One of the great things about being a consultant is that we get to tell people when their baby is ugly without them getting mad at us – hey, they’re PAYING us to tell them when their baby is ugly.
Well, your (campaign) baby is ugly.
But it’s not your fault!
Marketing automation makes it easy for us to “set it and forget it!”
You set up the campaign, and your AMS and automation software run in the background, sending notices out on time and to everyone who still hasn’t renewed/registered for the meeting/bought the webinar or book.
But those highly automated campaigns aren’t compelling. They don’t tell a story. They aren’t personal. They don’t make a connection. Because of that, they often don’t live up to expectations.
Fundraisers are experts at doing all of those things. They have to be. They’re not asking for people to give them money to get a direct personal benefit (a membership, a conference experience, professional development, knowledge). They’re asking people to give them money for some sort of greater good. And they do it really well.
How? Is it magic? Do you have to know the secret Association of Fundraising Professionals handshake?
You do not – you, too, can run a compelling, visually-arresting, emotionally- motivating, effective campaign. Find out how in the latest Spark whitepaper, Steal This Idea! Innovations in Cause-Oriented Fundraising for Associations freely available for download at https://bit.ly/3eu6ntm. Pay special attention to the interview with Shonali Burke on the three keys to effective campaigns on pages 8-10, the sidebar by John Haydon on using social media effectively to promote your campaigns, and to the stories of CompTIA and New Endeavors by Women on pages 19-22.
Image found here.
If there’s one thing I’ve learned in the past 20 years, it’s that associations don’t always have all the answers. We definitely have some major advantages, not the least of which is that we are highly cooperative and collaborative, not least of which because there’s not a lot of intra-industry competition (i.e., the AICPA and the American Nurses Association have basically zero overlap in audiences). But there are some areas where we lag, and where other industries, say charitable fundraisers, do things better than we do.
That’s the topic of the latest Spark whitepaper, Steal This Idea! Innovations in Cause-Oriented Fundraising for Associations. Written with Sohini Baliga, a communications expert from the charitable fundraising world who’s recently come over to the association side of non-profits, Steal Like a Fundraiser addresses three major areas where charities are innovating and shares their secrets of success:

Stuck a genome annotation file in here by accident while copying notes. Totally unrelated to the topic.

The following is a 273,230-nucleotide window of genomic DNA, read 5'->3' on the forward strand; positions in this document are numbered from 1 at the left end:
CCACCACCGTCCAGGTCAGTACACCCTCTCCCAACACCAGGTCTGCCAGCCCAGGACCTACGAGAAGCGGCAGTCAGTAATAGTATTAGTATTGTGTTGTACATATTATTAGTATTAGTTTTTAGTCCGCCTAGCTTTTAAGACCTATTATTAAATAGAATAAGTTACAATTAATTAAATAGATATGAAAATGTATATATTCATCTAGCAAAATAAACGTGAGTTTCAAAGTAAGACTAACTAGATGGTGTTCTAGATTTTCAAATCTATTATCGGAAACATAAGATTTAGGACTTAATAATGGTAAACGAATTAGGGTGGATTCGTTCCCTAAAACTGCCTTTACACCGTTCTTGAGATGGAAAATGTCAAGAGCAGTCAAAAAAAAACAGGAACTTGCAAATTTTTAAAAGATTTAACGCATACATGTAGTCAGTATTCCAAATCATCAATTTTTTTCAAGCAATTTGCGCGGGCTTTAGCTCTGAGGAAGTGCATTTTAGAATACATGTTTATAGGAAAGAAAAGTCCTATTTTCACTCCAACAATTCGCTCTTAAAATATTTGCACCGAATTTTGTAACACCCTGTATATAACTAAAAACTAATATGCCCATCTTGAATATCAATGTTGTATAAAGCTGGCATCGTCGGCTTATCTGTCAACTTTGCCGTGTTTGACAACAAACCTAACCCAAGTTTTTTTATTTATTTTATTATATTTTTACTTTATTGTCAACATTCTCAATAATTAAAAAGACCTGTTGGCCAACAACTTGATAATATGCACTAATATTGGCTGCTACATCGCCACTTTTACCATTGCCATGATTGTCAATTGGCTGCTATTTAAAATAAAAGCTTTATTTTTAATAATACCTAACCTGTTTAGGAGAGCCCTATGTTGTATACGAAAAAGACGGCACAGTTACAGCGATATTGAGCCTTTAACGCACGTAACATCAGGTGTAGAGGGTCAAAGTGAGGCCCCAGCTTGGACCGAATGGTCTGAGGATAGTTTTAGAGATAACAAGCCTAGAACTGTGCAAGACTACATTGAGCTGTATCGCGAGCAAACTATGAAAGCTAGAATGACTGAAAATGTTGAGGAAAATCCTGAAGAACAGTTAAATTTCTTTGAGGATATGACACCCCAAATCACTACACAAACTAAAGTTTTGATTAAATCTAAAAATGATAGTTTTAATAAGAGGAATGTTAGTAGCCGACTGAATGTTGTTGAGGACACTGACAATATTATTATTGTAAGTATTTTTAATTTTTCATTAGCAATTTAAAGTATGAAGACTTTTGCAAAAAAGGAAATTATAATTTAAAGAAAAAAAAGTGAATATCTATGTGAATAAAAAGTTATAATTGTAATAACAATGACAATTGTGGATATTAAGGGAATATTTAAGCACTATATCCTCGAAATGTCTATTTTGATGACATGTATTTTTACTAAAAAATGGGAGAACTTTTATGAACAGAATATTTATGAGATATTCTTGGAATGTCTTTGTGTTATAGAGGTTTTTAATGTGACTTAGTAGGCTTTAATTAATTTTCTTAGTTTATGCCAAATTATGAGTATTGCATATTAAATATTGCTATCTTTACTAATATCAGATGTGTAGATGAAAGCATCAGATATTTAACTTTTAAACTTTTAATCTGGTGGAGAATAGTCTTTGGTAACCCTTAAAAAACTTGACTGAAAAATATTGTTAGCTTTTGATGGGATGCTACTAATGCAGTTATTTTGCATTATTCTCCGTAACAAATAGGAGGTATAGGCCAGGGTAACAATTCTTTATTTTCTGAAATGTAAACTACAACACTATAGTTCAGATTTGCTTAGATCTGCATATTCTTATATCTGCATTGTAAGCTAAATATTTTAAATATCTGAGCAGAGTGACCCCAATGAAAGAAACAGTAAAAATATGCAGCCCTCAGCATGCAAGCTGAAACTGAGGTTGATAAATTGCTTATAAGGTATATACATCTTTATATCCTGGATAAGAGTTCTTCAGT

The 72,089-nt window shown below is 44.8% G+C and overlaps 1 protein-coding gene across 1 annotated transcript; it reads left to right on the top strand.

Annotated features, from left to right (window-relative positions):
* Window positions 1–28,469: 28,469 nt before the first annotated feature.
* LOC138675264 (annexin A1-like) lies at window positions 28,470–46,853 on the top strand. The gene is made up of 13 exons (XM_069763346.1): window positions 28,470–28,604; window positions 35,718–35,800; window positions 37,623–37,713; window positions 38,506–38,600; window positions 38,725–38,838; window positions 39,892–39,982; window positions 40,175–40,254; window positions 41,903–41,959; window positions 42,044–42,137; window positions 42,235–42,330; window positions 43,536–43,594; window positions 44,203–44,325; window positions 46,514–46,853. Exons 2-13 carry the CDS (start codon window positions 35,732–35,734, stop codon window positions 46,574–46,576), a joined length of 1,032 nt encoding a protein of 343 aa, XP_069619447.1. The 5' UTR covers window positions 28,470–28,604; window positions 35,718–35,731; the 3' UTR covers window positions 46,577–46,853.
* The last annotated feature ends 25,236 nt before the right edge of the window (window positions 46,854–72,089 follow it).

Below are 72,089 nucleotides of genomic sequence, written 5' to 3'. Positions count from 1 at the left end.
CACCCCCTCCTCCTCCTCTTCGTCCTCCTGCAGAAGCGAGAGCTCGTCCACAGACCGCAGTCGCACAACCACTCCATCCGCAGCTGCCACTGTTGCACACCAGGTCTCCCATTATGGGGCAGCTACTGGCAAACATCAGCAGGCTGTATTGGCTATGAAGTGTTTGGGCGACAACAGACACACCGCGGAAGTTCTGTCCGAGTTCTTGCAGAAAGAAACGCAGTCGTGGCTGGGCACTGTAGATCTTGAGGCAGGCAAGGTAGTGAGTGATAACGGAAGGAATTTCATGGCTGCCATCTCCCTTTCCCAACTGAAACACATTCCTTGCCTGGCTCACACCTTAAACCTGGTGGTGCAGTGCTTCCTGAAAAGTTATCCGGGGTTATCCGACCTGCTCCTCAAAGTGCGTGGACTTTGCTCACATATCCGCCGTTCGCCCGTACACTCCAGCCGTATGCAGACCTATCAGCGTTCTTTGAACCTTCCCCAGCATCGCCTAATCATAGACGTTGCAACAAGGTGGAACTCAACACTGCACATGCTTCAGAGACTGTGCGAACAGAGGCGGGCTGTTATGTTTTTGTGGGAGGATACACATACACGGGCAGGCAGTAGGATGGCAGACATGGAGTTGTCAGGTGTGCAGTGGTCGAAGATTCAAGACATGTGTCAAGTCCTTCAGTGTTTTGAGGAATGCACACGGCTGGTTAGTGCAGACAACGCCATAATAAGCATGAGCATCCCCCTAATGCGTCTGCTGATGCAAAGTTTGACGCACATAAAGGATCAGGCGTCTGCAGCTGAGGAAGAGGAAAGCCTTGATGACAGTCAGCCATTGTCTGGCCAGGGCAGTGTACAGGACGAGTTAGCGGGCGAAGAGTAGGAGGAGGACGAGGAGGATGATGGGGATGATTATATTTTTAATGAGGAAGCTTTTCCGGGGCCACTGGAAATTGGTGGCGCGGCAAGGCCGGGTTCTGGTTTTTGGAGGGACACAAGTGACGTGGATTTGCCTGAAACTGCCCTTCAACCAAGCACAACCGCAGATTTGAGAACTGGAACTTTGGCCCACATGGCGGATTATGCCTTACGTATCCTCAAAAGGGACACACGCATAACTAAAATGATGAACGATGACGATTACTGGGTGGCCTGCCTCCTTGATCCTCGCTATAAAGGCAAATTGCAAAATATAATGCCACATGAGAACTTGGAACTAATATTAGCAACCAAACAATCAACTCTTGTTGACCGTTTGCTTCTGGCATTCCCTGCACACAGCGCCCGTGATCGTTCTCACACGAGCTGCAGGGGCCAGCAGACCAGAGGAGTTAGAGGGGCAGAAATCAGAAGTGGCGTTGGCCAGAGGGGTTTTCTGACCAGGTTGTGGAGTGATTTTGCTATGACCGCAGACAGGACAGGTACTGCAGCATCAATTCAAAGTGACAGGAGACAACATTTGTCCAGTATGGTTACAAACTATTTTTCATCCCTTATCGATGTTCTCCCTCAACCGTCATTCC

- Building relationships with donors at all levels, with a special focus on major donors, and how that relates to membership relationship building and management
- Creating and running outstanding campaigns
- Attracting Millennial/young professional supporters
The whitepaper also features contributions from Beth Kanter, John Haydon, and Shonali Burke and case studies from:
I’ll be blogging about the whitepaper for the rest of the week, highlighting some key findings and action steps you can take, but in the meantime, I invite you to download your free copy at https://bit.ly/3eu6ntm – we don’t collect any data on you to get it, and you won’t end up on some mailing list you didn’t ask for. We just use the bit.ly as an easy mechanism to count the number of times it’s been downloaded.
And don’t forget to check out the other FREE Spark whitepapers, too:
- Attention Doesn’t Scale: The Role of Content Curation in Membership Associations (with Jeff De Cagna, FRSA, FASAE), available at http://bit.ly/WVpP4a
- Member Relations: An Association-Centric Approach to Customer Relationship Management (with George Breeden, MBA, CAE and featuring Lehman Reports data), available at http://bit.ly/10s8UUb
- The Mission Driven Volunteer (co-authored with Peggy Hoffman, CAE), available at http://bit.ly/13Wwe1F
- Risk: The Missing Link Connecting Strategy to Implementation (co-authored with Jamie Notter and Leslie White), available at http://bit.ly/MJ5oo8
- Getting to the “Good Stuff”: Evidence-Based Decision Making for Associations (co-authored with Peter Houstle), available at http://bit.ly/1jwXcDX
- Leading Engagement from the Outside-In: Become an Indispensable Partner in Your Members’ Success (co-authored with Anna Caraveli, PhD), available at http://bit.ly/1GPNUM6
- Innovate the Lean Way: Applying Lean Startup Methodology in the Association Environment (co-authored with Guillermo Ortiz de Zarate), available at http://bit.ly/1NJJzkJ
- The Association Role in the New Education Paradigm (co-authored with Shelly Alcorn, CAE), available at http://bit.ly/29CIquL
- Include Is a Verb: Moving from Talk to Action on Diversity and Inclusion (co-authored with Sherry Marts, PhD), available at http://bit.ly/2peWwP0